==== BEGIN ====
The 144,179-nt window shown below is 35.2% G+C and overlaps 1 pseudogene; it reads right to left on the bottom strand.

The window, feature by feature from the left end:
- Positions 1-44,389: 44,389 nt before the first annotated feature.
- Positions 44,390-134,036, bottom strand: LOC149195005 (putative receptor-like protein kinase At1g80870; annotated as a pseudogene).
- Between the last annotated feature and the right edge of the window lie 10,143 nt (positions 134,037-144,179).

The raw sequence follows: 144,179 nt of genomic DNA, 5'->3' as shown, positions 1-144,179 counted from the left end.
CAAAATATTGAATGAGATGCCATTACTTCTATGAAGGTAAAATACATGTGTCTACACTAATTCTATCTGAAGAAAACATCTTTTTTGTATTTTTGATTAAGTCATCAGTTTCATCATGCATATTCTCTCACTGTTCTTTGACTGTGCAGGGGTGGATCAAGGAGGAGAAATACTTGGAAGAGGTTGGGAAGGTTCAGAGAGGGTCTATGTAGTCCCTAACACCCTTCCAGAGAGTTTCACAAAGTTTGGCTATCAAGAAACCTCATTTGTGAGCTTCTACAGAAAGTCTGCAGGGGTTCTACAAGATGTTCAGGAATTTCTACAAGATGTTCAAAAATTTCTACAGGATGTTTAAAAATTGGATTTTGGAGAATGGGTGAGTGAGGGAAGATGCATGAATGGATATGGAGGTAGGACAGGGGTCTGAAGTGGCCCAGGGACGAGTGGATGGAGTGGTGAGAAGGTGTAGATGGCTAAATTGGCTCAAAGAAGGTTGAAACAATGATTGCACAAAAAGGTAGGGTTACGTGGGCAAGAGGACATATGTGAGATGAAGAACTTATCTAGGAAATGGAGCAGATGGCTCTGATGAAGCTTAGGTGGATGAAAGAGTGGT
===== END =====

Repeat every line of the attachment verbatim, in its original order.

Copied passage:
The 144,179-nt window shown below is 35.2% G+C and overlaps 1 pseudogene; it reads right to left on the bottom strand.

The window, feature by feature from the left end:
- Positions 1-44,389: 44,389 nt before the first annotated feature.
- Positions 44,390-134,036, bottom strand: LOC149195005 (putative receptor-like protein kinase At1g80870; annotated as a pseudogene).
- Between the last annotated feature and the right edge of the window lie 10,143 nt (positions 134,037-144,179).

The raw sequence follows: 144,179 nt of genomic DNA, 5'->3' as shown, positions 1-144,179 counted from the left end.
CAAAATATTGAATGAGATGCCATTACTTCTATGAAGGTAAAATACATGTGTCTACACTAATTCTATCTGAAGAAAACATCTTTTTTGTATTTTTGATTAAGTCATCAGTTTCATCATGCATATTCTCTCACTGTTCTTTGACTGTGCAGGGGTGGATCAAGGAGGAGAAATACTTGGAAGAGGTTGGGAAGGTTCAGAGAGGGTCTATGTAGTCCCTAACACCCTTCCAGAGAGTTTCACAAAGTTTGGCTATCAAGAAACCTCATTTGTGAGCTTCTACAGAAAGTCTGCAGGGGTTCTACAAGATGTTCAGGAATTTCTACAAGATGTTCAAAAATTTCTACAGGATGTTTAAAAATTGGATTTTGGAGAATGGGTGAGTGAGGGAAGATGCATGAATGGATATGGAGGTAGGACAGGGGTCTGAAGTGGCCCAGGGACGAGTGGATGGAGTGGTGAGAAGGTGTAGATGGCTAAATTGGCTCAAAGAAGGTTGAAACAATGATTGCACAAAAAGGTAGGGTTACGTGGGCAAGAGGACATATGTGAGATGAAGAACTTATCTAGGAAATGGAGCAGATGGCTCTGATGAAGCTTAGGTGGATGAAAGAGTGGT